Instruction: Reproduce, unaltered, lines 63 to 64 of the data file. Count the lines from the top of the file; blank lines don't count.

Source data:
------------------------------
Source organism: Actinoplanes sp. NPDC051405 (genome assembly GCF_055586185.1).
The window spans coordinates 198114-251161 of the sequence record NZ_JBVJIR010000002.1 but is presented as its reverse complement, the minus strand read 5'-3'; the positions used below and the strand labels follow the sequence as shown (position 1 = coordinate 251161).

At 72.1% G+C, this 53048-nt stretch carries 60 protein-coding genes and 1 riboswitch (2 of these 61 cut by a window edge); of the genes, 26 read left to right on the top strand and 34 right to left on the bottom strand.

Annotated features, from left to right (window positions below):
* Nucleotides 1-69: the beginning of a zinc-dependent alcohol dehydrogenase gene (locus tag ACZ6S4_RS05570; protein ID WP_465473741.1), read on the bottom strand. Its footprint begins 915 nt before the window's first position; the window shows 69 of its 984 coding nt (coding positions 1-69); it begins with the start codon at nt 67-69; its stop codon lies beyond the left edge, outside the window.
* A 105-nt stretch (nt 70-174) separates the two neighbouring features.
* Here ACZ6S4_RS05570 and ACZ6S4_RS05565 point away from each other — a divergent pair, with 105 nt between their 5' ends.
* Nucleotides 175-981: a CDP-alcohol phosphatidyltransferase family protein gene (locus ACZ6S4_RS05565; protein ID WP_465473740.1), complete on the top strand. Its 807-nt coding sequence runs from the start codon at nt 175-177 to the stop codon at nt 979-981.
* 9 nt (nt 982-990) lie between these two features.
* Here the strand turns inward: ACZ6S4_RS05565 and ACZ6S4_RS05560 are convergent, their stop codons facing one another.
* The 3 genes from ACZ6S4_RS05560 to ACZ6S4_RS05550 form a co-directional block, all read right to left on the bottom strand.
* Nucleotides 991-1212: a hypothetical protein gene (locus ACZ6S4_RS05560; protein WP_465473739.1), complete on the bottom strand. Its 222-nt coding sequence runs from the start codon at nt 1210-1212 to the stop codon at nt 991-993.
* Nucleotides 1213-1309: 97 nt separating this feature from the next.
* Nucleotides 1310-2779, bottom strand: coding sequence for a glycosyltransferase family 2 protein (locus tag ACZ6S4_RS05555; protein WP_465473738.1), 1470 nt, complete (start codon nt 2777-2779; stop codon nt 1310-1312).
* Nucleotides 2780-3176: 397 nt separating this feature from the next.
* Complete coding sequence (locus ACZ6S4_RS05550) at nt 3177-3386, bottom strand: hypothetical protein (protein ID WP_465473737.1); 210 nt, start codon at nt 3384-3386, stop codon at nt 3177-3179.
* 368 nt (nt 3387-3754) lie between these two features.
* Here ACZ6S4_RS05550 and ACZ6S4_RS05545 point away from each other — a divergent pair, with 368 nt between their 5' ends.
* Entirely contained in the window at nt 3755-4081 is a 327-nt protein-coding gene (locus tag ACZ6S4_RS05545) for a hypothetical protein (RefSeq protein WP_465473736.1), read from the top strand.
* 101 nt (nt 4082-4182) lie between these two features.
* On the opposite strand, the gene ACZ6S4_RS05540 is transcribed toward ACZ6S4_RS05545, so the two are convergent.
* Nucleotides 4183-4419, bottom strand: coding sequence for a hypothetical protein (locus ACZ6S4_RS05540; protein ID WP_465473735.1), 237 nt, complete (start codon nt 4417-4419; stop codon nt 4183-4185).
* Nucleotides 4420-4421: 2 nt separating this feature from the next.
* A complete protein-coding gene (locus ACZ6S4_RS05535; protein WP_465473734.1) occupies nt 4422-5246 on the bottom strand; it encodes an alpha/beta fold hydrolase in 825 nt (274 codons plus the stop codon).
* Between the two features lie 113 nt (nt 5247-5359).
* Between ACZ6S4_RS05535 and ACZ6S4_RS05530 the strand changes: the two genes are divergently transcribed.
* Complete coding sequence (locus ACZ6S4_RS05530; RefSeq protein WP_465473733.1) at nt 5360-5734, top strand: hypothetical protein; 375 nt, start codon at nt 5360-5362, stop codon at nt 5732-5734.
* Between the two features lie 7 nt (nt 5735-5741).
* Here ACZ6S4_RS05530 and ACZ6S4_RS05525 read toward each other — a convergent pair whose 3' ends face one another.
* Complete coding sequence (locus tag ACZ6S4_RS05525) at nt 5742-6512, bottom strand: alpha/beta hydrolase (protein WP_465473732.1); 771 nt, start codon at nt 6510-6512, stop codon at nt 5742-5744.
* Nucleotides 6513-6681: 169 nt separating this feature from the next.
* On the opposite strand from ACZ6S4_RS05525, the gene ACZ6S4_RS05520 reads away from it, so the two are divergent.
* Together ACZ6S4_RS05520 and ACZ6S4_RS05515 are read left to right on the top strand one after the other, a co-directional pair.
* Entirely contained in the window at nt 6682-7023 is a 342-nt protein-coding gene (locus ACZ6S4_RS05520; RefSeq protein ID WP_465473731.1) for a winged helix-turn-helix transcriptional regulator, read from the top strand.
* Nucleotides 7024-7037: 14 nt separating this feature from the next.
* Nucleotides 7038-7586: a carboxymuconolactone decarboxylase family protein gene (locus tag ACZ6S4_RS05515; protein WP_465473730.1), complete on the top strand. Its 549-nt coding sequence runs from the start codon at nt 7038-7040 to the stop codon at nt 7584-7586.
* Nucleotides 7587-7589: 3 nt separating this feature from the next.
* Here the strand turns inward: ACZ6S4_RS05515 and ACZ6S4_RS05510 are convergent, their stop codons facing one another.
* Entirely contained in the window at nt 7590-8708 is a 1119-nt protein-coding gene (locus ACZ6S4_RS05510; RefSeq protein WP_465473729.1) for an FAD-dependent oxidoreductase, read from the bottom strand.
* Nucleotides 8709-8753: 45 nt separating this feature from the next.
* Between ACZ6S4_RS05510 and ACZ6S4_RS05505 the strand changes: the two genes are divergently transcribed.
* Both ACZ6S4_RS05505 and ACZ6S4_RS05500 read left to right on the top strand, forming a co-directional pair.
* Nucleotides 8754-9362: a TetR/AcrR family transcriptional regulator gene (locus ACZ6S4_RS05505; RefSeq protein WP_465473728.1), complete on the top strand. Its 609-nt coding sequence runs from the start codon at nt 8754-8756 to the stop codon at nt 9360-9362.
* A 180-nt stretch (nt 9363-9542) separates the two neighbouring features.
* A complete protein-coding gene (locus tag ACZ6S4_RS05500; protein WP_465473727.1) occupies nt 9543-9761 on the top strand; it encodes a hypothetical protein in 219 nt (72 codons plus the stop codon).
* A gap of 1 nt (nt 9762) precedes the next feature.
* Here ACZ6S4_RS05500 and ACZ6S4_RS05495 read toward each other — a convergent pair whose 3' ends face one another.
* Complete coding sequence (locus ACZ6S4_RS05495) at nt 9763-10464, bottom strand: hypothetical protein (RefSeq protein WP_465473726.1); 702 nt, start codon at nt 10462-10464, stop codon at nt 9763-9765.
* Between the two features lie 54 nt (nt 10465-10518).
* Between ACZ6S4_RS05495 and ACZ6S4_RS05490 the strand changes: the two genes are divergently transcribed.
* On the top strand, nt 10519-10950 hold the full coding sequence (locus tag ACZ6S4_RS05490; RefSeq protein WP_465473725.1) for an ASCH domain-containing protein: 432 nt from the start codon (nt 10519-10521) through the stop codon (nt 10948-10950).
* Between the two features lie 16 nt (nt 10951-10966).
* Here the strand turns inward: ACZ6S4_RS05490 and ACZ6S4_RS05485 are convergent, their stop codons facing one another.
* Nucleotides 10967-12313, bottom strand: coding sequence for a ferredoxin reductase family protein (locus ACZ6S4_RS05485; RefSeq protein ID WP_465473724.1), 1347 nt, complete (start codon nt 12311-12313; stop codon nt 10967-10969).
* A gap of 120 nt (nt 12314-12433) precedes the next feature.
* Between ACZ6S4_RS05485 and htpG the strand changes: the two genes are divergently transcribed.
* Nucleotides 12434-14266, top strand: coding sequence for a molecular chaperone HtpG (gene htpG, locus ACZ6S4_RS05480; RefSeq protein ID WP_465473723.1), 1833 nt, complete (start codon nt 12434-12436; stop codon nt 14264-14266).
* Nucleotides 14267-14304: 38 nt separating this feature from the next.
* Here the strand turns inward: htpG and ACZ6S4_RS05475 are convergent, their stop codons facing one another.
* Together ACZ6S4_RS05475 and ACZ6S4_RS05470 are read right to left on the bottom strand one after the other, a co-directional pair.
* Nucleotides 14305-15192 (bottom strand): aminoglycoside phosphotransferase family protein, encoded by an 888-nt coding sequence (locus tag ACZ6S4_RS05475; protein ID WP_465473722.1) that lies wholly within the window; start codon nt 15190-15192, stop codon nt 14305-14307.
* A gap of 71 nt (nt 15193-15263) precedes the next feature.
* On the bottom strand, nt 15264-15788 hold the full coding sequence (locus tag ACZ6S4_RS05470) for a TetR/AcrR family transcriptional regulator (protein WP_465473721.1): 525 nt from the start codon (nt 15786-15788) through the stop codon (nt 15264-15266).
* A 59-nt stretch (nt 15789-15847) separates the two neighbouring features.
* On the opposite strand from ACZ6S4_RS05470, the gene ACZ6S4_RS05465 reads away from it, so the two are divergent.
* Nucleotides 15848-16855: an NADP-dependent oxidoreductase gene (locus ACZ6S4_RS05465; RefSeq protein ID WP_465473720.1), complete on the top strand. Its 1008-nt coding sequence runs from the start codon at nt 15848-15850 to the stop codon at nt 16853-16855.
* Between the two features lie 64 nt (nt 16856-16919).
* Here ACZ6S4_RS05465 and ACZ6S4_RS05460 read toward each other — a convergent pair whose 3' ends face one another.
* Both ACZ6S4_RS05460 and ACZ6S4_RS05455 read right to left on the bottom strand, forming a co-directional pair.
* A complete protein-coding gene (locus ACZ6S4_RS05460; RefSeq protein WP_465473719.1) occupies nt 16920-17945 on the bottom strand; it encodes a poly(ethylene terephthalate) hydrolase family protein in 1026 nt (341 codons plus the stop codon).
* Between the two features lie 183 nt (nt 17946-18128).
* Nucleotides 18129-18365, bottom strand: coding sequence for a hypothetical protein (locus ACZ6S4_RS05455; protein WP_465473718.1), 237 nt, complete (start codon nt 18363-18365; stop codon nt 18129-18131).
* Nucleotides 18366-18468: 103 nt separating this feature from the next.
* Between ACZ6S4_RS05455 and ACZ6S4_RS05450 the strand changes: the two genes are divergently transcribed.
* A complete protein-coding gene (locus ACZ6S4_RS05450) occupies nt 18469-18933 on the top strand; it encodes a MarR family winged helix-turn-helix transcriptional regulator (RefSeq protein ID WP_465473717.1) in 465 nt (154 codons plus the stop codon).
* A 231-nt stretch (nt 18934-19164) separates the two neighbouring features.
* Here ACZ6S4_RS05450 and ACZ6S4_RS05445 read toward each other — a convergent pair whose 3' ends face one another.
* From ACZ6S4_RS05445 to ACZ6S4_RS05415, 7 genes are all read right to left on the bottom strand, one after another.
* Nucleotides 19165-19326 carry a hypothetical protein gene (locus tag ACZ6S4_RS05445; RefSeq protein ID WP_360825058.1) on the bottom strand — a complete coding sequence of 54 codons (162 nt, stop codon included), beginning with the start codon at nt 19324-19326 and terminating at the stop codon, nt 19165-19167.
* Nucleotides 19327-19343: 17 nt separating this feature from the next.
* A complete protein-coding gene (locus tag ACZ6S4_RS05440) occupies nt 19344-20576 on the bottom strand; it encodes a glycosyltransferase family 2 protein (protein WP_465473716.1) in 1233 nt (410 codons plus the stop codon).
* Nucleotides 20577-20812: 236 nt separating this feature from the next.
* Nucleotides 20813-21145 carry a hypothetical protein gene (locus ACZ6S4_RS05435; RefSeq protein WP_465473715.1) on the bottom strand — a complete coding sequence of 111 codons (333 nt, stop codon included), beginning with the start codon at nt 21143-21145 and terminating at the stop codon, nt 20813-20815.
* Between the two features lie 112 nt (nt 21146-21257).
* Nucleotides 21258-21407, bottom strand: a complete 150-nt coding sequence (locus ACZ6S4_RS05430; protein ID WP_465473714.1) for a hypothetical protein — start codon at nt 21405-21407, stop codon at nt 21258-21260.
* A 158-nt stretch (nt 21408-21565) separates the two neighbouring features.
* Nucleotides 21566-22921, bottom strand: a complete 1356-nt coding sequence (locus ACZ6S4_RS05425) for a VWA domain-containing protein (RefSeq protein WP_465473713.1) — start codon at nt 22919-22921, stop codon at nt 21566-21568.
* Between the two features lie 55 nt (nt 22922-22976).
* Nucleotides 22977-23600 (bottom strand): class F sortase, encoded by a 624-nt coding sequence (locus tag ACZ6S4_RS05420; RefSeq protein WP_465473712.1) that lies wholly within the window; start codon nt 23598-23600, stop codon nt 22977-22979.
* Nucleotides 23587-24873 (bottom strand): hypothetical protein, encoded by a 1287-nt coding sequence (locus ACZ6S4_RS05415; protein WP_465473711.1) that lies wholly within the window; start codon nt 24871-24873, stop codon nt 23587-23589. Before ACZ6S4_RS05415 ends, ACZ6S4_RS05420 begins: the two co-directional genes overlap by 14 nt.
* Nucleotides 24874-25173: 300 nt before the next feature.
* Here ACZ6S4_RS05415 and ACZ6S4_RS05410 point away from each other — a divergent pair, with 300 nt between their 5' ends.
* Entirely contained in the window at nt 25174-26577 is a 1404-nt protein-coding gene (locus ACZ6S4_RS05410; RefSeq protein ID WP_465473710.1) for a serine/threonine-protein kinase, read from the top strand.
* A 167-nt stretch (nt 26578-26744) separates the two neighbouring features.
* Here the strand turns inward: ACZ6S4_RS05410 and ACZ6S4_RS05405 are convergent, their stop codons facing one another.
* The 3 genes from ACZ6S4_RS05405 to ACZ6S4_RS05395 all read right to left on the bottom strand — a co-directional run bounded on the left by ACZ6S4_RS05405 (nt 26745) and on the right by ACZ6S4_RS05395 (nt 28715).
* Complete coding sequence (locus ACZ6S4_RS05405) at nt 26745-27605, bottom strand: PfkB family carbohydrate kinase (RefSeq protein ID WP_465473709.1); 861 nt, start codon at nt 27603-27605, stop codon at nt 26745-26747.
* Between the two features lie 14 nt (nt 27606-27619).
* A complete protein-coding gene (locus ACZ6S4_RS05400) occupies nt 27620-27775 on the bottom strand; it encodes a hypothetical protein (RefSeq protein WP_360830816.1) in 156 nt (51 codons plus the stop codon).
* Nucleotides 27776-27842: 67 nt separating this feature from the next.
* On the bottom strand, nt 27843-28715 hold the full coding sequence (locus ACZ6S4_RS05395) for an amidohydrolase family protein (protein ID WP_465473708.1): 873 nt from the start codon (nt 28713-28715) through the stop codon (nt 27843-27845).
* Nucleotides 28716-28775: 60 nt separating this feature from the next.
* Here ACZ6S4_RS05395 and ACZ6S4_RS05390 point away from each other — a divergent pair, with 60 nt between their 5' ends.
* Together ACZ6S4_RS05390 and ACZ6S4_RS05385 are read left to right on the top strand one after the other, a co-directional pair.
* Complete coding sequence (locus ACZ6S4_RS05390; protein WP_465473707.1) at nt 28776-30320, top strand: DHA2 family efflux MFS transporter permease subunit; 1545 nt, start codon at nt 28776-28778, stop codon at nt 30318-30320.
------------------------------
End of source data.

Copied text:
* On the bottom strand, nt 15264-15788 hold the full coding sequence (locus tag ACZ6S4_RS05470) for a TetR/AcrR family transcriptional regulator (protein WP_465473721.1): 525 nt from the start codon (nt 15786-15788) through the stop codon (nt 15264-15266).
* A 59-nt stretch (nt 15789-15847) separates the two neighbouring features.